Cortical and Striatal Reward Processing in Parkinson's Disease Psychosis
Frontiers in Neurology
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Garofalo, S., Justicia, A., Arrondo, G., Ermakova, A., Ramachandra, P., Tudor-Sfetea, C., Robbins, T., et al. (2017). Cortical and Striatal Reward Processing in Parkinson's Disease Psychosis. Frontiers in Neurology, 8 156-156. https://doi.org/10.3389/fneur.2017.00156
Psychotic symptoms frequently occur in Parkinson's disease (PD), but their pathophysiology is poorly understood. According to the National Institute of Health RDoc programme, the pathophysiological basis of neuropsychiatric symptoms may be better understood in terms of dysfunction of underlying domains of neurocognition in a trans-diagnostic fashion. Abnormal cortico-striatal reward processing has been proposed as a key domain contributing to the pathogenesis of psychotic symptoms in schizophrenia. This theory has received empirical support in the study of schizophrenia spectrum disorders and preclinical models of psychosis, but has not been tested in the psychosis associated with PD. We, therefore, investigated brain responses associated with reward expectation and prediction error signaling during reinforcement learning in PD-associated psychosis. An instrumental learning task with monetary gains and losses was conducted during an fMRI study in PD patients with (n = 12), or without (n = 17), a history of psychotic symptoms, along with a sample of healthy controls (n = 24). We conducted region of interest analyses in the ventral striatum (VS), ventromedial prefrontal and posterior cingulate cortices, and whole-brain analyses. There was reduced activation in PD patients with a history of psychosis, compared to those without, in the posterior cingulate cortex and the VS during reward anticipation (p < 0.05 small volume corrected). The results suggest that cortical and striatal abnormalities in reward processing, a putative pathophysiological mechanism of psychosis in schizophrenia, may also contribute to the pathogenesis of psychotic symptoms in PD. The finding of posterior cingulate dysfunction is in keeping with prior results highlighting cortical dysfunction in the pathogenesis of PD psychosis.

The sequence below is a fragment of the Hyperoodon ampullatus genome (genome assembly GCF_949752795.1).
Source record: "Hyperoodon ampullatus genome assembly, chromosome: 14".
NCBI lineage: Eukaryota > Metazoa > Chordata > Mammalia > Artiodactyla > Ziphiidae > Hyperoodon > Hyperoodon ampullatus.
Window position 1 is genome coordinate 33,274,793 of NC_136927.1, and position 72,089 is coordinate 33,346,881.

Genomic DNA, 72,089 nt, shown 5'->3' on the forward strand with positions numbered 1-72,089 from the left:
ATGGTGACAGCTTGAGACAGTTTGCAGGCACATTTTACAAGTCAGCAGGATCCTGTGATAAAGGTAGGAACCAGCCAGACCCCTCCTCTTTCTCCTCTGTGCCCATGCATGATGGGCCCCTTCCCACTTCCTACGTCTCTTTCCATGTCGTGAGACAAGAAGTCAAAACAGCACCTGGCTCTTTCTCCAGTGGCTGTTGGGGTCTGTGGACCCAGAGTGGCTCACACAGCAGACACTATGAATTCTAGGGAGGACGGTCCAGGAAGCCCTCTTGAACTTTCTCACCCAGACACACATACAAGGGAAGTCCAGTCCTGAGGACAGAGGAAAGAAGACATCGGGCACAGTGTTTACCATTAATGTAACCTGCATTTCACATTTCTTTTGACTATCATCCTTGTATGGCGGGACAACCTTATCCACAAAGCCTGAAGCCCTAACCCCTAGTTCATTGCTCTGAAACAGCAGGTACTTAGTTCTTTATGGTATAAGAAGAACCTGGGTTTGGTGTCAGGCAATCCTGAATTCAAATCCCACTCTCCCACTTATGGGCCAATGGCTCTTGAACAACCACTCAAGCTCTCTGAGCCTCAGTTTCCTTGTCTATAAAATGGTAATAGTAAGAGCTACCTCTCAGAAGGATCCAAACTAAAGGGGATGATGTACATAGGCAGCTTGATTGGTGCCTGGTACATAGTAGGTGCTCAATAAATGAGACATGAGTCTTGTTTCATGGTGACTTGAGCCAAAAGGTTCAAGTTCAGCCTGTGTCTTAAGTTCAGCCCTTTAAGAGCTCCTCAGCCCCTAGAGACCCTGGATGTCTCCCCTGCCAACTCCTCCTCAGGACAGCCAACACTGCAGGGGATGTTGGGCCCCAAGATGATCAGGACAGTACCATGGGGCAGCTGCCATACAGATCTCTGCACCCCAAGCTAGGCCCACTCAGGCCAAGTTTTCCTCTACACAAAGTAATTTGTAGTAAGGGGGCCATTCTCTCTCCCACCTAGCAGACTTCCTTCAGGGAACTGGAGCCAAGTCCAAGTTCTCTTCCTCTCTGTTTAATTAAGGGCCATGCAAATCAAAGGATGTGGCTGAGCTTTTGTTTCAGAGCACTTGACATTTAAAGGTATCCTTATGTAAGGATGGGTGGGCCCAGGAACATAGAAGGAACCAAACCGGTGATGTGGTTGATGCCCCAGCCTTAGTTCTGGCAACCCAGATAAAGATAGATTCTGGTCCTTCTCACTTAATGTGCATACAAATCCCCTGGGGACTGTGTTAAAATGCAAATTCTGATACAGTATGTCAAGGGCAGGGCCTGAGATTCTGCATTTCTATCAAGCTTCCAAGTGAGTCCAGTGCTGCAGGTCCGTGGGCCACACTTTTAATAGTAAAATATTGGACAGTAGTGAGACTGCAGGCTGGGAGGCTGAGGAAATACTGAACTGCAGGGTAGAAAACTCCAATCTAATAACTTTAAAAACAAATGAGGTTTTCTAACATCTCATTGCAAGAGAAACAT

fMRI, posterior cingulate cortex, prediction error, reinforcement learning, ventral striatum
This study was supported by a Medical Research Council Clinician Scientist award (G0701911), and an Isaac Newton Trust award to Dr. Murray; by support to Dr. Fletcher from the Wellcome Trust and Bernard Wolfe Health Neuroscience Fund; by a Wellcome Trust strategic award to University of Cambridge (097814/Z/11), by the NIHR Cambridge Biomedical Research Centre and University of Cambridge Behavioural and Clinical Neuroscience Institute, supported by a joint award from the Medical Research Council (G1000183) and Wellcome Trust (093875/Z/10/Z).
Wellcome Trust (093875/Z/10/Z)
External DOI: https://doi.org/10.3389/fneur.2017.00156
This record's URL: https://www.repository.cam.ac.uk/handle/1810/265129
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